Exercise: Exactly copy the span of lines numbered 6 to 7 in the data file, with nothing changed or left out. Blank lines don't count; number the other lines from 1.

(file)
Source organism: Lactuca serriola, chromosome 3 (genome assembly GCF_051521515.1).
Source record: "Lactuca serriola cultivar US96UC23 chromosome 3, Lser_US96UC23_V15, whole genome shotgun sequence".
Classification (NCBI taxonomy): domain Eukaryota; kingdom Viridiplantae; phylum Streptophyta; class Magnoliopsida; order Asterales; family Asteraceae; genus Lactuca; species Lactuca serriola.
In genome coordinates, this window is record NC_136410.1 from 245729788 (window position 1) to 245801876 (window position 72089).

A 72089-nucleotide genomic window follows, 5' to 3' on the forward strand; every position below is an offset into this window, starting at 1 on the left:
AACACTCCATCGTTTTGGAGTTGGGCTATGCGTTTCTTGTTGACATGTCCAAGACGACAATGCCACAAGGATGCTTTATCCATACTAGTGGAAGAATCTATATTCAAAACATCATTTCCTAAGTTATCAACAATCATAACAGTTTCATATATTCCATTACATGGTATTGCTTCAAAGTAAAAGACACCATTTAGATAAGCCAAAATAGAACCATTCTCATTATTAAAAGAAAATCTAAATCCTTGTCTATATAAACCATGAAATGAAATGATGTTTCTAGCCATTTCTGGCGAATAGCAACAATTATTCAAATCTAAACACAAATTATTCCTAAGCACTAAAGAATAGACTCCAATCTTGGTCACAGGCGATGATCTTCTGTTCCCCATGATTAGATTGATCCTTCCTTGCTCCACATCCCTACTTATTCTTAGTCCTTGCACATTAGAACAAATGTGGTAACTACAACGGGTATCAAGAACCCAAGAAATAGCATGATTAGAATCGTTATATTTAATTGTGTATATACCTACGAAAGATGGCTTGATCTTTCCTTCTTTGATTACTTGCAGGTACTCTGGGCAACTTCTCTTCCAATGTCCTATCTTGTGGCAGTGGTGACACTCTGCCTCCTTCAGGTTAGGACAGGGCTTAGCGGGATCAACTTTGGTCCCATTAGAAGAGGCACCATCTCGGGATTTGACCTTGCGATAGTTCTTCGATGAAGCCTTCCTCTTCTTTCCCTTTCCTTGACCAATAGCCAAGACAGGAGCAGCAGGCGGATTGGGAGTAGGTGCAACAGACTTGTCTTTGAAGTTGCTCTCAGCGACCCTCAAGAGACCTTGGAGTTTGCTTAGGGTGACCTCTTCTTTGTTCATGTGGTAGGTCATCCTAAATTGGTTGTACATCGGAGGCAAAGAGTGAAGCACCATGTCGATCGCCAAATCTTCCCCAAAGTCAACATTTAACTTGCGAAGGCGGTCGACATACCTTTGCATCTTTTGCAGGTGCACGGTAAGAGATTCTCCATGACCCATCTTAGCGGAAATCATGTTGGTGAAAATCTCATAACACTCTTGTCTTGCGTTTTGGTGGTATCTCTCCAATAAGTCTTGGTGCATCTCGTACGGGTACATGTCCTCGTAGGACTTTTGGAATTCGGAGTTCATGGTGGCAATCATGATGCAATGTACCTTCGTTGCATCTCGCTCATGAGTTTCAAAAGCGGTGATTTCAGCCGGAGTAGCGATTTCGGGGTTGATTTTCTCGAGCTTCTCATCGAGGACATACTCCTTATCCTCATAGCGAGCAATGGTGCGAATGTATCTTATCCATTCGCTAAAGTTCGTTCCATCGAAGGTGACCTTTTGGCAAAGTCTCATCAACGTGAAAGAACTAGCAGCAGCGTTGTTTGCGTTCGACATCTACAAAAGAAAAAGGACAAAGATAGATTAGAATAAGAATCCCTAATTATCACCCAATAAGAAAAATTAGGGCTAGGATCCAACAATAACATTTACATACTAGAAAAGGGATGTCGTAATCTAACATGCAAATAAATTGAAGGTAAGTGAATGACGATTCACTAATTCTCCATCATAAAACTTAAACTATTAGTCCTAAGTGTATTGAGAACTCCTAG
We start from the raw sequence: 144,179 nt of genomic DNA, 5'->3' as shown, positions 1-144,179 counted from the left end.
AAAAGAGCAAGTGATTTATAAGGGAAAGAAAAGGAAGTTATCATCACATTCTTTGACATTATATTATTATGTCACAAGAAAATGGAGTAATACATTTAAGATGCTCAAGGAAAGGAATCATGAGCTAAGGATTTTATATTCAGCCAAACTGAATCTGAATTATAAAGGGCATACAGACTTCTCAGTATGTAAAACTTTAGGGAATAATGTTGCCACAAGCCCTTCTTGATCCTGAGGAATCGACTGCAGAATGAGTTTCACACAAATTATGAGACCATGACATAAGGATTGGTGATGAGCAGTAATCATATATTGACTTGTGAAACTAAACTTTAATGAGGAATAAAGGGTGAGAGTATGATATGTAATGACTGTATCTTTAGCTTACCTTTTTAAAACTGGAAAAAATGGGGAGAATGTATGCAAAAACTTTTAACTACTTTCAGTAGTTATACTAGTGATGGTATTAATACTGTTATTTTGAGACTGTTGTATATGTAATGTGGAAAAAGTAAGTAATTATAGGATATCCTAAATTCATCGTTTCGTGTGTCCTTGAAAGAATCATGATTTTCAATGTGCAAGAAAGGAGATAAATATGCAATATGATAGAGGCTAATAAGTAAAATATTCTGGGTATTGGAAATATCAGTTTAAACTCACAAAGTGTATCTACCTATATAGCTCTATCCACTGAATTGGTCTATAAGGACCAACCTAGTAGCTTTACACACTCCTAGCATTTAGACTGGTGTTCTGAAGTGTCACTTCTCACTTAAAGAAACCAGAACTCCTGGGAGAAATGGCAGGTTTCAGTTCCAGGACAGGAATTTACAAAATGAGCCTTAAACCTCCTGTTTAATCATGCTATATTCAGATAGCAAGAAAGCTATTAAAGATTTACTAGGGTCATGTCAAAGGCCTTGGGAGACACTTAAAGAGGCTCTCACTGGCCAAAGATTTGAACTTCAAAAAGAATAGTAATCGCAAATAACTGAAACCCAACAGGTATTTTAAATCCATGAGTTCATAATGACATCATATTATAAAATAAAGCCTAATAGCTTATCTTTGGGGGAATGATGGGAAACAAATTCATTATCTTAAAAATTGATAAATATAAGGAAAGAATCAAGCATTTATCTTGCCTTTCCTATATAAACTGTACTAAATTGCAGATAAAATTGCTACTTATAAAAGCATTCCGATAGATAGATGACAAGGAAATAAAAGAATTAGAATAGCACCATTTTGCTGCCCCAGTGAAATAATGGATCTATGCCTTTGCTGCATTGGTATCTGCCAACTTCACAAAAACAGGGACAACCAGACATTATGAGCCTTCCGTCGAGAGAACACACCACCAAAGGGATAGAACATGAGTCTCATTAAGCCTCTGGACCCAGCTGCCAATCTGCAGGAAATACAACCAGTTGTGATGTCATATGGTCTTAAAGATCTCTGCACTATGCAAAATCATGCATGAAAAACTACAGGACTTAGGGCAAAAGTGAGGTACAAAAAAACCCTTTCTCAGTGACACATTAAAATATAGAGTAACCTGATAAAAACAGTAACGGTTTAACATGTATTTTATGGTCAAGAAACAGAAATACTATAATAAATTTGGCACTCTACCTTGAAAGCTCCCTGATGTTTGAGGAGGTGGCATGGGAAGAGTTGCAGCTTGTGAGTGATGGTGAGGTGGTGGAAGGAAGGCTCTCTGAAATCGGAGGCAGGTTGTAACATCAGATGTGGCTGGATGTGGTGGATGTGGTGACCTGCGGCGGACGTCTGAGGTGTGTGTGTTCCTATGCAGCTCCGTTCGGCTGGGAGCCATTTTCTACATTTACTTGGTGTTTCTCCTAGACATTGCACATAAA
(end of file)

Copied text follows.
AACACTCCATCGTTTTGGAGTTGGGCTATGCGTTTCTTGTTGACATGTCCAAGACGACAATGCCACAAGGATGCTTTATCCATACTAGTGGAAGAATCTATATTCAAAACATCATTTCCTAAGTTATCAACAATCATAACAGTTTCATATATTCCATTACATGGTATTGCTTCAAAGTAAAAGACACCATTTAGATAAGCCAAAATAGAACCATTCTCATTATTAAAAGAAAATCTAAATCCTTGTCTATATAAACCATGAAATGAAATGATGTTTCTAGCCATTTCTGGCGAATAGCAACAATTATTCAAATCTAAACACAAATTATTCCTAAGCACTAAAGAATAGACTCCAATCTTGGTCACAGGCGATGATCTTCTGTTCCCCATGATTAGATTGATCCTTCCTTGCTCCACATCCCTACTTATTCTTAGTCCTTGCACATTAGAACAAATGTGGTAACTACAACGGGTATCAAGAACCCAAGAAATAGCATGATTAGAATCGTTATATTTAATTGTGTATATACCTACGAAAGATGGCTTGATCTTTCCTTCTTTGATTACTTGCAGGTACTCTGGGCAACTTCTCTTCCAATGTCCTATCTTGTGGCAGTGGTGACACTCTGCCTCCTTCAGGTTAGGACAGGGCTTAGCGGGATCAACTTTGGTCCCATTAGAAGAGGCACCATCTCGGGATTTGACCTTGCGATAGTTCTTCGATGAAGCCTTCCTCTTCTTTCCCTTTCCTTGACCAATAGCCAAGACAGGAGCAGCAGGCGGATTGGGAGTAGGTGCAACAGACTTGTCTTTGAAGTTGCTCTCAGCGACCCTCAAGAGACCTTGGAGTTTGCTTAGGGTGACCTCTTCTTTGTTCATGTGGTAGGTCATCCTAAATTGGTTGTACATCGGAGGCAAAGAGTGAAGCACCATGTCGATCGCCAAATCTTCCCCAAAGTCAACATTTAACTTGCGAAGGCGGTCGACATACCTTTGCATCTTTTGCAGGTGCACGGTAAGAGATTCTCCATGACCCATCTTAGCGGAAATCATGTTGGTGAAAATCTCATAACACTCTTGTCTTGCGTTTTGGTGGTATCTCTCCAATAAGTCTTGGTGCATCTCGTACGGGTACATGTCCTCGTAGGACTTTTGGAATTCGGAGTTCATGGTGGCAATCATGATGCAATGTACCTTCGTTGCATCTCGCTCATGAGTTTCAAAAGCGGTGATTTCAGCCGGAGTAGCGATTTCGGGGTTGATTTTCTCGAGCTTCTCATCGAGGACATACTCCTTATCCTCATAGCGAGCAATGGTGCGAATGTATCTTATCCATTCGCTAAAGTTCGTTCCATCGAAGGTGACCTTTTGGCAAAGTCTCATCAACGTGAAAGAACTAGCAGCAGCGTTGTTTGCGTTCGACATCTACAAAAGAAAAAGGACAAAGATAGATTAGAATAAGAATCCCTAATTATCACCCAATAAGAAAAATTAGGGCTAGGATCCAACAATAACATTTACATACTAGAAAAGGGATGTCGTAATCTAACATGCAAATAAATTGAAGGTAAGTGAATGACGATTCACTAATTCTCCATCATAAAACTTAAACTATTAGTCCTAAGTGTATTGAGAACTCCTAG
We start from the raw sequence: 144,179 nt of genomic DNA, 5'->3' as shown, positions 1-144,179 counted from the left end.